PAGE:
And there is also the political dimension – Tracy Brabin in West Yorkshire highlights what a Labour mayor would implement around green jobs at the core of local economic recovery, Matthew Robinson, the Conservative candidate, targets Opportunity Areas and working with central government.

The last year has seen local government working closely with their communities in the response to the pandemic, not just managing a hugely difficult situation daily, but developing innovative solutions to challenges that would have been unthinkable before Covid. This was on top of having to deal with the failings of the centralised track and trace system, the immense pressures on social care, and the reluctance centrally to share data.

There will be many new councillors elected in England next week, in districts, counties, unitaries and cities, as well as new metro mayors and directly elected mayors. Simon Edwards in today’s Red Box from The Times is right to remind us that the focus on national politics and on personalities should not detract from the impact next week’s elections have on the most important day-to-day services people rely on – it is local government that connects with people’s lives in a myriad of ways.

Local government made its voice heard in the last year on behalf of its residents and businesses. The Centre for Cities says that this has already changed how English politics works and it has altered the balance of power between Westminster and the rest of England. It’s too early to say whether this movement will gain momentum – the government seems to have cooled on devolution recently and the Treasury showed in the Budget that it sees itself as the dominant driver of ‘levelling up’.

The elections are primarily about how crucial services are managed and delivered, but also about how places are shaped and how they will be developing and recovering from the pandemic. We need a new relationship between local and central government to ensure that the many new councillors, and those already in place, are able to deliver on the key commitments made in the election campaigns. It is local government that will lead on transition and recovery at the local and regional level. All it needs is the tools to do so.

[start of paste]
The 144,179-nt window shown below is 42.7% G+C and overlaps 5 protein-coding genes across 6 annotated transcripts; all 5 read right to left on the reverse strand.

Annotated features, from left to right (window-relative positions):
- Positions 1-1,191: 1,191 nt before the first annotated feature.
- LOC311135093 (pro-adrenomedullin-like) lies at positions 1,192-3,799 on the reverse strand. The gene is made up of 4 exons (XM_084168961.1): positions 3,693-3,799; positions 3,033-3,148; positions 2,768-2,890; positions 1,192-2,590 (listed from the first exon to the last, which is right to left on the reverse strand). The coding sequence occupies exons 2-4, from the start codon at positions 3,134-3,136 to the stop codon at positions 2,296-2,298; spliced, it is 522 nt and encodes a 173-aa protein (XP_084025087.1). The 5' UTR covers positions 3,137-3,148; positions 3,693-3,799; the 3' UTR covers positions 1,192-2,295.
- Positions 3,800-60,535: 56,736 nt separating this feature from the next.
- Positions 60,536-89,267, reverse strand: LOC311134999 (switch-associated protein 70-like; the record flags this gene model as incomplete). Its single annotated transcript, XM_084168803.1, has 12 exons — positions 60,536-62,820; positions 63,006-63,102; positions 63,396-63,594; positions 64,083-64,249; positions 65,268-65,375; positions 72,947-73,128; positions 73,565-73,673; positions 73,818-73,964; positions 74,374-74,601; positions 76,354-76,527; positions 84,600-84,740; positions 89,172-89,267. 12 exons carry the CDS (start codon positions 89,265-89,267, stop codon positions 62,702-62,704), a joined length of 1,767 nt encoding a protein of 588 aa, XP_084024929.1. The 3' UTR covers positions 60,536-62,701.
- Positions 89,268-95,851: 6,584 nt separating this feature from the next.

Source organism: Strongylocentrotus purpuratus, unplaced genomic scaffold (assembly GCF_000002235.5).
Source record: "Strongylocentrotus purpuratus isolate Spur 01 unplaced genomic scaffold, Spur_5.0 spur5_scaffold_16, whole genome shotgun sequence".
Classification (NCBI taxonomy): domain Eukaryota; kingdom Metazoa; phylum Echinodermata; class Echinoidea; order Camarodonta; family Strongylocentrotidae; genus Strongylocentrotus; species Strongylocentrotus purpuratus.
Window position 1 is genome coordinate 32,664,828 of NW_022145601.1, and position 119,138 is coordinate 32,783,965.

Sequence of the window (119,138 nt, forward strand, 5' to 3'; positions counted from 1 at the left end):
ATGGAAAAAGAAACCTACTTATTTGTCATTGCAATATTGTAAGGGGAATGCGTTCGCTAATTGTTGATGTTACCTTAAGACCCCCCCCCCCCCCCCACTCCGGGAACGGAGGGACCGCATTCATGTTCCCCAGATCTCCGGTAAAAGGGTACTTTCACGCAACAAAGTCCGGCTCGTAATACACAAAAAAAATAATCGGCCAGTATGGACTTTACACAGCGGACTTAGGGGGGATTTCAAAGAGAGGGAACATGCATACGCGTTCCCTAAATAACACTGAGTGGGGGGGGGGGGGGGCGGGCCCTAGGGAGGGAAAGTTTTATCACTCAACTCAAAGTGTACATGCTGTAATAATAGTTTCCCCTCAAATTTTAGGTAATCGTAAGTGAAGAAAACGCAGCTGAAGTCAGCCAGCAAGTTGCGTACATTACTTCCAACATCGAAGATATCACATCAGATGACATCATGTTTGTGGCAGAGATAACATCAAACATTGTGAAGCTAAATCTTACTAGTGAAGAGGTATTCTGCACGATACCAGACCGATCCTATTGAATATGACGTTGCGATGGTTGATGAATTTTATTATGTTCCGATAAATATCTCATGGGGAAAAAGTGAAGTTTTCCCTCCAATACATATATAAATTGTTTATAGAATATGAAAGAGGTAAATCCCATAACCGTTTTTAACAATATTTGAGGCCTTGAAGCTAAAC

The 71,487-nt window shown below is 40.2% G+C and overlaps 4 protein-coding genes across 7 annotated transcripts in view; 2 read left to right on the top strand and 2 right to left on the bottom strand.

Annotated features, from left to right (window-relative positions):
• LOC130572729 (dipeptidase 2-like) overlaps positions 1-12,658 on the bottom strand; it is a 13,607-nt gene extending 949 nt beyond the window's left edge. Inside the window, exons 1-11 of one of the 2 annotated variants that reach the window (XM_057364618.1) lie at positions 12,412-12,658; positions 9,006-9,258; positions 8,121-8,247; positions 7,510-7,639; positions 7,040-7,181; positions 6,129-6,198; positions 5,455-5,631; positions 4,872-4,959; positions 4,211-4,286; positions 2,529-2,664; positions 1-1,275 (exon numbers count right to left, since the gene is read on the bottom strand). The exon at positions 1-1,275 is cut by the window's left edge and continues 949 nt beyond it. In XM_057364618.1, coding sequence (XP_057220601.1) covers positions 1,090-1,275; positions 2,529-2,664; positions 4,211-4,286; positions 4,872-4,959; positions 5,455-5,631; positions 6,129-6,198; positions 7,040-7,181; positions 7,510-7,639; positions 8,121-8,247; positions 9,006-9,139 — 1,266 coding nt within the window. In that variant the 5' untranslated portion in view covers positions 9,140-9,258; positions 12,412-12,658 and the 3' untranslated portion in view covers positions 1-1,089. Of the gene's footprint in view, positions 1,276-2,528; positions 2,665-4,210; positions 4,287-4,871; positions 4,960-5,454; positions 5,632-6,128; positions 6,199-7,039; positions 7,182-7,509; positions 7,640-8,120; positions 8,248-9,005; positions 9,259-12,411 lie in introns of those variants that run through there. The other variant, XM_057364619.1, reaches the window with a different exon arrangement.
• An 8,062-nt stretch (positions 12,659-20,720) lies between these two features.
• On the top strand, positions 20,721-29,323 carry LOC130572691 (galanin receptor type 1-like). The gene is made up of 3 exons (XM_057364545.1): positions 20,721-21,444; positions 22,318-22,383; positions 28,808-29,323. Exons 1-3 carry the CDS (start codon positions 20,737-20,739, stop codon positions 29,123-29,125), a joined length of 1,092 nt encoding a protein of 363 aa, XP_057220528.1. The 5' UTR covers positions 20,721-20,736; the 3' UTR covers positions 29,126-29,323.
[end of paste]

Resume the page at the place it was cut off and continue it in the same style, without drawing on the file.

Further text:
More on this:

Super Thursday 6 May: issues, campaigns and comment (member briefing)

LGIU election coverage


2 thoughts on “Are we looking locally?

  1. It is frightening how little local political structures are understood, or valued, by the electorate. On 6 May many of us will go to the polls to vote in county council elections. Regardless of your political persuasion the very least you will expect is that your vote counts and that your town and locality is fairly represented. My town, Ipswich, is a former County-Borough, one of the oldest local democracies on the planet, with a right to govern since 1200AD. Yet, despite being one of three authorities to form Suffolk County Council in 1974, the county cabinet rarely contains anyone elected for and by Ipswich. How can a town that is the catalyst for two-thirds of Suffolk’s GVA, which sustains a third of its population, always struggle? Well perhaps that could be because no one elected here (for nearly 50 years) ever makes a decision for it at county level….www.orwellahead.co.uk/why-ipswich-fails

    1. I sympathise with your comment as I am from Norwich.. and the county borough abolition issue is still an issue for many – given all the attempts to gain unitary status for the city since then. I expect county council colleagues wouldn’t agree though and would argue the city representatives on the county make sure the city is indeed well represented. This debate will carry on for a long time still – and it isn’t about party politics.